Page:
Grodd, Guardians and the Perils and Rewards of Voice Acting. An Interview with Actor David Sobolov
David Sobolov is known for his work as a voice actor playing creepy villains, scary aliens, and edgy heroes on television, in games, and in feature films. He’s the voice of Drax in Marvel’s Guardians of the Galaxy animated series on Disney XD and Gorilla Grodd on The CW Network drama The Flash. David is the voice of Shockwave on Transformers Prime, Azmodan in Heroes of the Storm (and two previous games) for Blizzard, Terrorrblade in DOTA 2, Bumble Blast and Krypt King in Skylanders, The Annihilator on Disney XD’s live action series Mighty Med, and Lobo on WB’s Young Justice and the game Injustice: Gods Among Us.
David was the voice of Depth Charge on the classic Beast Wars Transformers series, Tatsurion the Unchained (aka Bob) on Kaijudo, Lt. Vasquez in Call of Duty 4: Modern Warfare, Jul M’Dama in Halo 4, Dr. Garret Bryson in Mass Effect 3, Robocop in Robocop Alpha Commando, Lord Tyger on Spiderman Unlimited, and Spookie Jar on Sabrina: The Animated Series.
His face and voice were featured in the on-camera performance capture role of Rios in Army of Two: The Devil’s Cartel for EA, and in the feature film Sparks. You’ll hear David speaking German in the first Call of Duty game, Klingon in the feature film Star Trek Into Darkness, English as the Gorn on the Star Trek Enterprise television series, and as both Gorn and Klingon characters in the game Star Trek Online.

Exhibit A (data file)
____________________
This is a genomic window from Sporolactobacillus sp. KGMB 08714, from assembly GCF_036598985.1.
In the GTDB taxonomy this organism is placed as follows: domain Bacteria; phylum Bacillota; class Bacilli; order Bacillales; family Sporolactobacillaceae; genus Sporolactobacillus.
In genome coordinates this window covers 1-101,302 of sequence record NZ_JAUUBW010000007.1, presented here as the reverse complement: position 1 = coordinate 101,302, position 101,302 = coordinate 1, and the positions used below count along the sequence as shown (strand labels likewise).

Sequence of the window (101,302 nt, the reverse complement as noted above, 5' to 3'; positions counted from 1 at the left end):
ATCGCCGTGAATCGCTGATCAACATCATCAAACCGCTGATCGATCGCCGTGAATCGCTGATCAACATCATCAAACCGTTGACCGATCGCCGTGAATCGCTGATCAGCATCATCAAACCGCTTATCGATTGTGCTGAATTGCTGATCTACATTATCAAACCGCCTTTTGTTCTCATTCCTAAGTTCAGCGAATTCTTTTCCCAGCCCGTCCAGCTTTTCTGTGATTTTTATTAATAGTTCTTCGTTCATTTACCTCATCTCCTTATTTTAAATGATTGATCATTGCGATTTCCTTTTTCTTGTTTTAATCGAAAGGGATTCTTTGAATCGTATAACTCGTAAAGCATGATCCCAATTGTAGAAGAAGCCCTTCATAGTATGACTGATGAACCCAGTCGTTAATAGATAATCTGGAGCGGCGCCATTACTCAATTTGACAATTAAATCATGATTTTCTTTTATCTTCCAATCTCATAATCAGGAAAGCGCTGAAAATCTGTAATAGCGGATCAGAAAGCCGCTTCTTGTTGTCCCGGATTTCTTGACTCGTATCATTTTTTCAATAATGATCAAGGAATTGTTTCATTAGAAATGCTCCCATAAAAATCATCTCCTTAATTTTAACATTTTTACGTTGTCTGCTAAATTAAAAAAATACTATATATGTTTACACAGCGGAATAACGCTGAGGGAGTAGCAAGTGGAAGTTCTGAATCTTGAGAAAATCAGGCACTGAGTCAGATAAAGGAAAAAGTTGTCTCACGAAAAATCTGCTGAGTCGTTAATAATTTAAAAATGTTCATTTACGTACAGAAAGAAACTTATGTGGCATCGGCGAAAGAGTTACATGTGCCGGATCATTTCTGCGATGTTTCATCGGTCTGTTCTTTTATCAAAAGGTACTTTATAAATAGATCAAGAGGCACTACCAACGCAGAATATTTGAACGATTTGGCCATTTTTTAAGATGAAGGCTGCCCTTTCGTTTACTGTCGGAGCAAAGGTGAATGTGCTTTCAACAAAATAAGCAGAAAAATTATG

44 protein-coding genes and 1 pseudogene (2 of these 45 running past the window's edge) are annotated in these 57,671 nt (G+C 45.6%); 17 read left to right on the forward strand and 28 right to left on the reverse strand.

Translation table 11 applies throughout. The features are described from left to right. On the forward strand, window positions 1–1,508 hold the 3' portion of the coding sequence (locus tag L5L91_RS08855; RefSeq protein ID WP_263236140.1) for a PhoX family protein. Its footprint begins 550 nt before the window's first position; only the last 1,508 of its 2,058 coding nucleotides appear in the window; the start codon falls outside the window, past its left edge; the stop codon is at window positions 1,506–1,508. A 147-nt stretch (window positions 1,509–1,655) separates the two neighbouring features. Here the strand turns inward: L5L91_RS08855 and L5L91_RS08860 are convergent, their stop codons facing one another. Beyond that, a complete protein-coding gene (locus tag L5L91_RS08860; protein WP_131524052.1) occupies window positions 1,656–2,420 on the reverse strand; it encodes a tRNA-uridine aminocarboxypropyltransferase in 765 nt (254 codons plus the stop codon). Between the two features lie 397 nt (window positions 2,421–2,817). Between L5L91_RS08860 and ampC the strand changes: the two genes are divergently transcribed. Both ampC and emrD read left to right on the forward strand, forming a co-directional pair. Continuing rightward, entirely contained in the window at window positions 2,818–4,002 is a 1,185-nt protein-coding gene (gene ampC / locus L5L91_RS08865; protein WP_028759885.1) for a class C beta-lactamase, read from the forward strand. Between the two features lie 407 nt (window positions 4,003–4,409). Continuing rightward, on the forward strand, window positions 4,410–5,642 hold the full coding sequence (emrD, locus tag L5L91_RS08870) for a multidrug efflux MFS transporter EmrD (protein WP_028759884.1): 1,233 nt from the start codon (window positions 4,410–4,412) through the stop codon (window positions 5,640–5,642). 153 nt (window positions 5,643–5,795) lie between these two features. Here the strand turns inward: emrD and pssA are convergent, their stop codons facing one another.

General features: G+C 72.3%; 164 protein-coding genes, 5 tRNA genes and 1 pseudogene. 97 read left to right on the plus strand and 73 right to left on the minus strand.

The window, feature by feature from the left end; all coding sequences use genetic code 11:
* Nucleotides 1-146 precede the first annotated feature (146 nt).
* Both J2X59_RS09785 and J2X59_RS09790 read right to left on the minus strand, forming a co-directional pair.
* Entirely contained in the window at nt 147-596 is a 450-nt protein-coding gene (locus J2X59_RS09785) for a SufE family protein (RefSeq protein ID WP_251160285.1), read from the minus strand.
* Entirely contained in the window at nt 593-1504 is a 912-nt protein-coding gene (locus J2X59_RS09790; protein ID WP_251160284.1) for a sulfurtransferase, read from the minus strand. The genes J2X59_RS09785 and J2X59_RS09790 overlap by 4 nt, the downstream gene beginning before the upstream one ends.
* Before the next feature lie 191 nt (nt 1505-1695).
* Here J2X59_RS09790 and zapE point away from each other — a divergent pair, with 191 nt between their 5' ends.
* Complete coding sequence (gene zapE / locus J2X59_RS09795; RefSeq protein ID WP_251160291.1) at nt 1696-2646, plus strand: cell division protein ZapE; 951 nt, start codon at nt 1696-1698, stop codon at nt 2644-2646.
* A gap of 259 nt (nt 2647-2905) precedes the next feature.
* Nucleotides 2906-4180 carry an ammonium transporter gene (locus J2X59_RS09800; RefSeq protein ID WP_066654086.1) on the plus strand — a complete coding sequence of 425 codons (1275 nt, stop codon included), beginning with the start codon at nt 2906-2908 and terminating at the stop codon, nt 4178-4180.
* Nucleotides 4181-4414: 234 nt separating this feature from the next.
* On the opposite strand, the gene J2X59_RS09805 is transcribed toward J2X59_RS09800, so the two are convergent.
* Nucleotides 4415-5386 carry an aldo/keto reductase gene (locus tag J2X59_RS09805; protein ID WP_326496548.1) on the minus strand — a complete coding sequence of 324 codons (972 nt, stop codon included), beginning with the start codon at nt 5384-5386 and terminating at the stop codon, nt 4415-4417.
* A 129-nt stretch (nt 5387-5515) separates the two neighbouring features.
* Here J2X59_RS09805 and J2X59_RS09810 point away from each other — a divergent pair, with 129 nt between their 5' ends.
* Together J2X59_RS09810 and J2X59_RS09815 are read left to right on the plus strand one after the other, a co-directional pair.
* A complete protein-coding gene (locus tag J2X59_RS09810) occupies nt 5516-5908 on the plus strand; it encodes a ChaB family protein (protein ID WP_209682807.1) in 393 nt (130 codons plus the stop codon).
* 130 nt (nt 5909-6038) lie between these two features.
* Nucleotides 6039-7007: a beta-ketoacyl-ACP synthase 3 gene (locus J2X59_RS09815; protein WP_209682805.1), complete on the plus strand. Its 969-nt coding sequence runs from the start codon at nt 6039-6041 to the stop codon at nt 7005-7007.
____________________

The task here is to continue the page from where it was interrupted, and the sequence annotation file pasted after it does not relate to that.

David studied acting with the legendary Sanford Meisner at the Neighborhood Playhouse in New York.
I got a chance to speak with Mr. Sobolov about his career, his characters (including Gorilla Grodd) and about some of the unknown issues that voice actors face in the work place.
Deron Generally – Thank you for taking the time. I wanted to start with your acting background. I saw in your bio that you studied under Stanford Meisner (famous acting teacher who students included Tom Cruise, Tatiana Maslany, Steve McQueen, Sandra Bullock and Alec Baldwin) and because you do a lot of voice acting, what lessons did he teach you that you find useful when doing voice roles?
David Sobolov – There’s a phrase that he would use which was “Acting is living truthfully under given imaginary circumstances.” So you can’t get circumstances more imaginary than video games, animation and The Flash. You are living these crazy circumstances but trying to make them real and that really is the key. It’s much more interesting to watch anything where it’s just a voice that’s animated if what they’re doing has a basis in reality instead of just putting on a voice.
Deron Generally – Right.
David Sobolov – You have to have something going on underneath. Even if it’s a crazy, wacky thing vs a serious thing, there’s still a story, there’s still emotions, there’s still relationships and all that comes from play and those are all things that I learned how to do with Meisner years ago.